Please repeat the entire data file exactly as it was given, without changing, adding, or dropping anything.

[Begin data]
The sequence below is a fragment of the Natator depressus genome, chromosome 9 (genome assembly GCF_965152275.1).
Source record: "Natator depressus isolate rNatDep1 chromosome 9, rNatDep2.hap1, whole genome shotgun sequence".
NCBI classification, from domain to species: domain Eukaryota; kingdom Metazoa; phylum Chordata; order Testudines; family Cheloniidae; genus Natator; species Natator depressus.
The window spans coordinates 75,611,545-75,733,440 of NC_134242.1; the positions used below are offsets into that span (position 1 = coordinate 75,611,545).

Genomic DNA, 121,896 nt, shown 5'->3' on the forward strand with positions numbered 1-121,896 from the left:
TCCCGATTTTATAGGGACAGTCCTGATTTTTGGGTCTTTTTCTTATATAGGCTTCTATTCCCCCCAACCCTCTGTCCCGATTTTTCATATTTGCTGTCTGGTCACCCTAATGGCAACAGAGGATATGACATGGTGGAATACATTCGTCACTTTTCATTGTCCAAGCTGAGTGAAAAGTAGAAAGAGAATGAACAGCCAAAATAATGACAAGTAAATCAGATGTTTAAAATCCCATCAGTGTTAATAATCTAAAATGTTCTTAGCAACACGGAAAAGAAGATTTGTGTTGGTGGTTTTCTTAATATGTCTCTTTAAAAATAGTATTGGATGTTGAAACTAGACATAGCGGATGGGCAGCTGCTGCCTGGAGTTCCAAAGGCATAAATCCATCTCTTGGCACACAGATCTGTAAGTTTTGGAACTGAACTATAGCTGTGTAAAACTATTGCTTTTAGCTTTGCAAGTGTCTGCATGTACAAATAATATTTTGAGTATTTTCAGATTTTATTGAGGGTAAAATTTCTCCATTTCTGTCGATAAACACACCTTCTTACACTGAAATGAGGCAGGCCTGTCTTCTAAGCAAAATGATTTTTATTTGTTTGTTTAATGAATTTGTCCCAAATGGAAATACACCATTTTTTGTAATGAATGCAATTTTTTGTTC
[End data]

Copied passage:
The sequence below is a fragment of the Natator depressus genome, chromosome 9 (genome assembly GCF_965152275.1).
Source record: "Natator depressus isolate rNatDep1 chromosome 9, rNatDep2.hap1, whole genome shotgun sequence".
NCBI classification, from domain to species: domain Eukaryota; kingdom Metazoa; phylum Chordata; order Testudines; family Cheloniidae; genus Natator; species Natator depressus.
The window spans coordinates 75,611,545-75,733,440 of NC_134242.1; the positions used below are offsets into that span (position 1 = coordinate 75,611,545).

Genomic DNA, 121,896 nt, shown 5'->3' on the forward strand with positions numbered 1-121,896 from the left:
TCCCGATTTTATAGGGACAGTCCTGATTTTTGGGTCTTTTTCTTATATAGGCTTCTATTCCCCCCAACCCTCTGTCCCGATTTTTCATATTTGCTGTCTGGTCACCCTAATGGCAACAGAGGATATGACATGGTGGAATACATTCGTCACTTTTCATTGTCCAAGCTGAGTGAAAAGTAGAAAGAGAATGAACAGCCAAAATAATGACAAGTAAATCAGATGTTTAAAATCCCATCAGTGTTAATAATCTAAAATGTTCTTAGCAACACGGAAAAGAAGATTTGTGTTGGTGGTTTTCTTAATATGTCTCTTTAAAAATAGTATTGGATGTTGAAACTAGACATAGCGGATGGGCAGCTGCTGCCTGGAGTTCCAAAGGCATAAATCCATCTCTTGGCACACAGATCTGTAAGTTTTGGAACTGAACTATAGCTGTGTAAAACTATTGCTTTTAGCTTTGCAAGTGTCTGCATGTACAAATAATATTTTGAGTATTTTCAGATTTTATTGAGGGTAAAATTTCTCCATTTCTGTCGATAAACACACCTTCTTACACTGAAATGAGGCAGGCCTGTCTTCTAAGCAAAATGATTTTTATTTGTTTGTTTAATGAATTTGTCCCAAATGGAAATACACCATTTTTTGTAATGAATGCAATTTTTTGTTC